Last night on Larry King Live, Bill Maher complained vociferously about the overblown cable news coverage of the latest chapter in the JonBenet Ramsey story, referring to the coverage as “eye candy.”
Eye candy, of course, is standard on cable TV news. News anchors and commentators, particularly female ones, are nearly indistinguishable from mannequins. Their appearance is so extraordinarily polished and perfected that most supermodels, placed next to them, would appear more flawed and natural. Add to this the surreal colors and lighting of the newsrooms; the careful selection of compelling images regardless of relevance to content; and busy, complex graphics, and you have a recipe for visual fixation and mental distraction. Maher is disappointed by this because he was brought up, as he said, to think of cable news as news for “smart people.” Come now, Bill, PBS and C-Span is news for smart people, not CNN. A whole team of makeup artists could work on Margaret Warner, and she would still look like the neighborhood librarian, god bless her. And I suspect that most “smart people” prefer her that way, given her necessarily serious and authoritative role.
But this is neither new or surprising. What shocked me is that Maher proceeded to provide a more specific example of “eye candy” by suggesting that the revival of the JonBenet story gave the media the chance to show images of the child “prancing around like a whore,” as he put it. Now, this was a remarkable statement, even for Bill Maher, and I expected Larry’s switchboard to light up with outraged callers defending the child’s and, perhaps, even the parent’s innocence. But either those calls weren’t put through or they were never received, perhaps because too many agreed with Maher’s assessment to comment. But what exactly might they have agreed with?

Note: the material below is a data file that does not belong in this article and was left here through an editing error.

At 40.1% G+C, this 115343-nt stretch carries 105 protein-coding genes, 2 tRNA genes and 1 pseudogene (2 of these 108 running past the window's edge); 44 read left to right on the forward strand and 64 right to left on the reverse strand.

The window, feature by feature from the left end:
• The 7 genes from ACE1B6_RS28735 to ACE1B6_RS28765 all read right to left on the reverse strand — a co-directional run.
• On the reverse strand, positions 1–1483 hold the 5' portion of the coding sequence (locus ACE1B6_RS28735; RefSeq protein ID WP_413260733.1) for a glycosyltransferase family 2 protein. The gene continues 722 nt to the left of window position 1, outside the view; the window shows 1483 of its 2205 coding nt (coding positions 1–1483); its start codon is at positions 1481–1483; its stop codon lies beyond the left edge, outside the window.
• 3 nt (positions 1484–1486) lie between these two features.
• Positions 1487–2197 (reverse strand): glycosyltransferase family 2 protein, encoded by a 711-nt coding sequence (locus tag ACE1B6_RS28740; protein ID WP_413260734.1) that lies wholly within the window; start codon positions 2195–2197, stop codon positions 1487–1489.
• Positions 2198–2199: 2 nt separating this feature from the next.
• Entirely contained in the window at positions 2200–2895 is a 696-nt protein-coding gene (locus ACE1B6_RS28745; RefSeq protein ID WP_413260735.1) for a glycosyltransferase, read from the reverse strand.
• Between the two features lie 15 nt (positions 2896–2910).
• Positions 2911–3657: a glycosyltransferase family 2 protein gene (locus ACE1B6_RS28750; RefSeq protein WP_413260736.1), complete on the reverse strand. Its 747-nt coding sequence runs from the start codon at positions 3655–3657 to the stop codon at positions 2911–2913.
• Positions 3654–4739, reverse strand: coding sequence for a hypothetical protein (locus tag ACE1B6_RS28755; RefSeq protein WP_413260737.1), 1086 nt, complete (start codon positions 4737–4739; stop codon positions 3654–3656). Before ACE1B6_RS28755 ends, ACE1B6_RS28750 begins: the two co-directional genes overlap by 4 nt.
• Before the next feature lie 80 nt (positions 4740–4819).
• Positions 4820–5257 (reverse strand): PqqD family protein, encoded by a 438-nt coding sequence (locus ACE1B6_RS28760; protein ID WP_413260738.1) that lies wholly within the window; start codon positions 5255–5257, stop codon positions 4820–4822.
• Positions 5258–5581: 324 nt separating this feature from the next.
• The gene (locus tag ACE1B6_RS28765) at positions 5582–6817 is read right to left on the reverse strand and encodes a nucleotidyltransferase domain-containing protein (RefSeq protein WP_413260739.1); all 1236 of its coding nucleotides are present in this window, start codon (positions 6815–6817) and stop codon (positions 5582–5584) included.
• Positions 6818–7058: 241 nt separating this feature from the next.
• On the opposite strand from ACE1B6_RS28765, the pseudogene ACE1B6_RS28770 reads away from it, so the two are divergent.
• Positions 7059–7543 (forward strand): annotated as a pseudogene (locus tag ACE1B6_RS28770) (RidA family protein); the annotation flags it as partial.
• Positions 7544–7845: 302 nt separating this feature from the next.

This statement, “JonBenet prancing around like a whore,” particularly within the context of its reference to constant media coverage and image repetition, is remarkable for a number of reasons:
First, it suggests that the child was so successfully fetishized and sexualized that her image fascinates people to the point of obsession;
Second, it suggests that an innocent child, when fetishized in such a manner, appears “whore”-like and thus, by definition, sexually provocative to an adult male onlooker—a clear taboo;
Third, it suggests the public voyeurism that is inherent in such a display, which is both remarkable and hypocritical in a culture in which pedophilia is so demonized that its perpetrators are literally cast out of society, even after they have served their time;